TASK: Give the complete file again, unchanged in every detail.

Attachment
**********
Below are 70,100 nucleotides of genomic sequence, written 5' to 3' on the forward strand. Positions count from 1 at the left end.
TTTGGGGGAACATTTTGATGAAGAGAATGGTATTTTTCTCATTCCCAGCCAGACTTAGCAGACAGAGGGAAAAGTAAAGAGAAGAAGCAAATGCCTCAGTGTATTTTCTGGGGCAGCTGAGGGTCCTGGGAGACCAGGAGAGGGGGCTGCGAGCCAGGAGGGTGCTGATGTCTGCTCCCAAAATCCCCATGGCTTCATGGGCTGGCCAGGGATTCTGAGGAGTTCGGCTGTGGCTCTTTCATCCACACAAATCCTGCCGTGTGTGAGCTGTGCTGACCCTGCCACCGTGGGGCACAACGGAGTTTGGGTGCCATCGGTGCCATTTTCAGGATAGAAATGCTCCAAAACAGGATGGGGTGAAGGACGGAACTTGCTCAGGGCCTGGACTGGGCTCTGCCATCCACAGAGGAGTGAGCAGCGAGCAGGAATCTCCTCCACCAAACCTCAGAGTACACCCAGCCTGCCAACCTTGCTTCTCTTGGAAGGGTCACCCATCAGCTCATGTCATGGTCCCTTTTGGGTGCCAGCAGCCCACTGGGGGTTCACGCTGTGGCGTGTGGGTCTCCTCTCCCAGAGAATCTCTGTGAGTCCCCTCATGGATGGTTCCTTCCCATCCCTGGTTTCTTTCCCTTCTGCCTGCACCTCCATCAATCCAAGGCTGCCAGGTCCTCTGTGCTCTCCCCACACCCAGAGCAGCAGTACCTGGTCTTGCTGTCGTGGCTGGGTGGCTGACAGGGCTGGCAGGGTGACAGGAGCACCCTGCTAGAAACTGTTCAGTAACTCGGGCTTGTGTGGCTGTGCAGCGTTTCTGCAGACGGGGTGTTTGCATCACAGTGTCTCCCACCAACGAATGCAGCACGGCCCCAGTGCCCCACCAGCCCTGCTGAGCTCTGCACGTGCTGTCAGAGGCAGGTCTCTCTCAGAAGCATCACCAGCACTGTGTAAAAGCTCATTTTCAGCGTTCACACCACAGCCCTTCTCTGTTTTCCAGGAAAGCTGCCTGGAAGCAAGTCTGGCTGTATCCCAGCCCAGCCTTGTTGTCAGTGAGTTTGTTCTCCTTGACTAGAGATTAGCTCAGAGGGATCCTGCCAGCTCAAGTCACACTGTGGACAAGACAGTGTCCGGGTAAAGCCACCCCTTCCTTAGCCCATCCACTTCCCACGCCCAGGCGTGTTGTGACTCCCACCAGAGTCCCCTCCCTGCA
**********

Below are 70,100 nucleotides of genomic sequence, written 5' to 3' on the forward strand. Positions count from 1 at the left end.
TTTGGGGGAACATTTTGATGAAGAGAATGGTATTTTTCTCATTCCCAGCCAGACTTAGCAGACAGAGGGAAAAGTAAAGAGAAGAAGCAAATGCCTCAGTGTATTTTCTGGGGCAGCTGAGGGTCCTGGGAGACCAGGAGAGGGGGCTGCGAGCCAGGAGGGTGCTGATGTCTGCTCCCAAAATCCCCATGGCTTCATGGGCTGGCCAGGGATTCTGAGGAGTTCGGCTGTGGCTCTTTCATCCACACAAATCCTGCCGTGTGTGAGCTGTGCTGACCCTGCCACCGTGGGGCACAACGGAGTTTGGGTGCCATCGGTGCCATTTTCAGGATAGAAATGCTCCAAAACAGGATGGGGTGAAGGACGGAACTTGCTCAGGGCCTGGACTGGGCTCTGCCATCCACAGAGGAGTGAGCAGCGAGCAGGAATCTCCTCCACCAAACCTCAGAGTACACCCAGCCTGCCAACCTTGCTTCTCTTGGAAGGGTCACCCATCAGCTCATGTCATGGTCCCTTTTGGGTGCCAGCAGCCCACTGGGGGTTCACGCTGTGGCGTGTGGGTCTCCTCTCCCAGAGAATCTCTGTGAGTCCCCTCATGGATGGTTCCTTCCCATCCCTGGTTTCTTTCCCTTCTGCCTGCACCTCCATCAATCCAAGGCTGCCAGGTCCTCTGTGCTCTCCCCACACCCAGAGCAGCAGTACCTGGTCTTGCTGTCGTGGCTGGGTGGCTGACAGGGCTGGCAGGGTGACAGGAGCACCCTGCTAGAAACTGTTCAGTAACTCGGGCTTGTGTGGCTGTGCAGCGTTTCTGCAGACGGGGTGTTTGCATCACAGTGTCTCCCACCAACGAATGCAGCACGGCCCCAGTGCCCCACCAGCCCTGCTGAGCTCTGCACGTGCTGTCAGAGGCAGGTCTCTCTCAGAAGCATCACCAGCACTGTGTAAAAGCTCATTTTCAGCGTTCACACCACAGCCCTTCTCTGTTTTCCAGGAAAGCTGCCTGGAAGCAAGTCTGGCTGTATCCCAGCCCAGCCTTGTTGTCAGTGAGTTTGTTCTCCTTGACTAGAGATTAGCTCAGAGGGATCCTGCCAGCTCAAGTCACACTGTGGACAAGACAGTGTCCGGGTAAAGCCACCCCTTCCTTAGCCCATCCACTTCCCACGCCCAGGCGTGTTGTGACTCCCACCAGAGTCCCCTCCCTGCA